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​Lt. Gen. Stephen Wilson, Air Force Global Strike Command boss, speaks at the Pentagon, Nov. 14, 2014. Air Force photo by Scott M. Ash

Jan. 20, 2015—The number of Reserve Officer Training Corps cadets who are making the nuclear and missile operations career field their No. 1 choice has increased substantially over the last year as Air Force Global Strike Command bolsters and changes its recruiting efforts.

In 2013, not a single cadet listed this career field, designated 13N, as one of their top three choices, while less than 20 cadets listed it in their top six, according to a December 2014 AFGSC Force Improvement Program newsletter to airmen. In 2014, however, "174 cadets had 13N in their top six, 65 in their top three, and 29 listed the 13N career field as their top choice," states the newsletter.

AFGSC boss Lt. Gen. Stephen Wilson attributes the spike to a renewed effort to better tell the command's story.

"We have a really positive story to tell," he told Air Force Magazine in a Jan. 9 interview. "We have a really important mission. We have really good people and if we give them the right education, training, and experience. If we make sure they are confident and proud. If we make sure they are personally and professional fulfilled, then we get mission success."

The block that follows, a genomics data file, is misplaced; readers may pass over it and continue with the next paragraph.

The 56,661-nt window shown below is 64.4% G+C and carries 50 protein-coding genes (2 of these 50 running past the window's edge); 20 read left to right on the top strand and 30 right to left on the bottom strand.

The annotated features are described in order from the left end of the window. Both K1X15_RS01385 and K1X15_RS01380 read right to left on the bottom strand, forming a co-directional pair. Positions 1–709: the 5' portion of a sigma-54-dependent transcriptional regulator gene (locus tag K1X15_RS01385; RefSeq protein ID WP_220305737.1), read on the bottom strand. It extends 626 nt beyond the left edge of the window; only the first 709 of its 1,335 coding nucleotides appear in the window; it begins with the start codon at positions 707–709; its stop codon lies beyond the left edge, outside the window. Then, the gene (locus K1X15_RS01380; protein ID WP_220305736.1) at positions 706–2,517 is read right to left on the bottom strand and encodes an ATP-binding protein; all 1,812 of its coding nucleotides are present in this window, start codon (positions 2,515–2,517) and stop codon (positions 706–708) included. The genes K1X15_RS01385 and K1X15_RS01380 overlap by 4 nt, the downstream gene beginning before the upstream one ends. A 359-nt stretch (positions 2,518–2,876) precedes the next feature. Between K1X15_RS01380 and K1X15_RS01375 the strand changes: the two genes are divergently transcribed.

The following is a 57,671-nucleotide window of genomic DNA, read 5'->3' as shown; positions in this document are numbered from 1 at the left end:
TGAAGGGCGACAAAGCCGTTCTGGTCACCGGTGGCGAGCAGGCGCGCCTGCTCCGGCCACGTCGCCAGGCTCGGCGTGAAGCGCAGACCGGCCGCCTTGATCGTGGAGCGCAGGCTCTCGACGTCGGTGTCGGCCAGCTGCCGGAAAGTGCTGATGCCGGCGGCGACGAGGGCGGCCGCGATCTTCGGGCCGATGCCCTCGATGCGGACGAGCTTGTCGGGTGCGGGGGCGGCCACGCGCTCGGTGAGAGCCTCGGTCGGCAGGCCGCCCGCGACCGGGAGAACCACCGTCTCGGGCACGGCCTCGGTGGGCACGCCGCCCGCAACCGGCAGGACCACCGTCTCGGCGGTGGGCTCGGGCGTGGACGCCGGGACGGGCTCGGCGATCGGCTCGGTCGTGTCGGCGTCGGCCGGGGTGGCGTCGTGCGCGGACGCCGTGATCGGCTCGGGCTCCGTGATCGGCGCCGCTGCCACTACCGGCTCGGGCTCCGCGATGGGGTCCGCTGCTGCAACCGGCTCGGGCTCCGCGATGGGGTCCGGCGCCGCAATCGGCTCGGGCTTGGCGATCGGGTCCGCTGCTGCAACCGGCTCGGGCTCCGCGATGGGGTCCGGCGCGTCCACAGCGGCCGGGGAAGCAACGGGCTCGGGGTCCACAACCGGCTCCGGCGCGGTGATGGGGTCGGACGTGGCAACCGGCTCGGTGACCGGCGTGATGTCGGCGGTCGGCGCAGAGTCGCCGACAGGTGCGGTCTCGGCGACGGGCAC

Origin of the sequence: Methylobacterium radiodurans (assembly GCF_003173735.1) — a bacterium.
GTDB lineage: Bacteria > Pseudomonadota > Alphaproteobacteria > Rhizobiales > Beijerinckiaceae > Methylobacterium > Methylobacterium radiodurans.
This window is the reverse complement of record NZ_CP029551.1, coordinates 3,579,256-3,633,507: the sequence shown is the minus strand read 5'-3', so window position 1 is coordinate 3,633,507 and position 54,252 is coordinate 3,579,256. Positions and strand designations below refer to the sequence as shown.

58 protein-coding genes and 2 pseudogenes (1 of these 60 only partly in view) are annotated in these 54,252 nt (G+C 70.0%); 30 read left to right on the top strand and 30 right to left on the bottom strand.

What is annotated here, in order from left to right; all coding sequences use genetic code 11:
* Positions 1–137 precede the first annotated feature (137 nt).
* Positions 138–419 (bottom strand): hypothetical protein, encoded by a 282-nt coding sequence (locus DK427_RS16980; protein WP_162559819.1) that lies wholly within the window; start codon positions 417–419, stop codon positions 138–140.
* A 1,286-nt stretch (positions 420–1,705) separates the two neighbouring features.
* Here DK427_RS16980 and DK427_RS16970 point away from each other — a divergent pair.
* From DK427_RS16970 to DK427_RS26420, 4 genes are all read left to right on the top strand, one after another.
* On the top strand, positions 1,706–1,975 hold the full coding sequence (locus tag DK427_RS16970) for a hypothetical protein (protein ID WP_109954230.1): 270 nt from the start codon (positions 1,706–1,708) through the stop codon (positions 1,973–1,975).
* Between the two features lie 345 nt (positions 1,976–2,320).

However, Wilson said, sometimes that success is not "not accurately portrayed," so AFGSC took to the road to change that.

Both general officers and young lieutenants from the Air Force's three missile bases visited some of the major ROTC detachments over the last year to share their story.

"The power is that [cadets] are listening to someone who was in their shoes two or three years ago to tell them this is what it's like," said Wilson. "We got a completely different dynamic this year" and "I think we'll see that same thing across a bunch of our career fields, whether it be security forces, helicopters, [or] maintenance.

"The more we can tell the story from the eyes of the airmen who are doing [the mission], the more fired up people will be to come be a part of it," he said.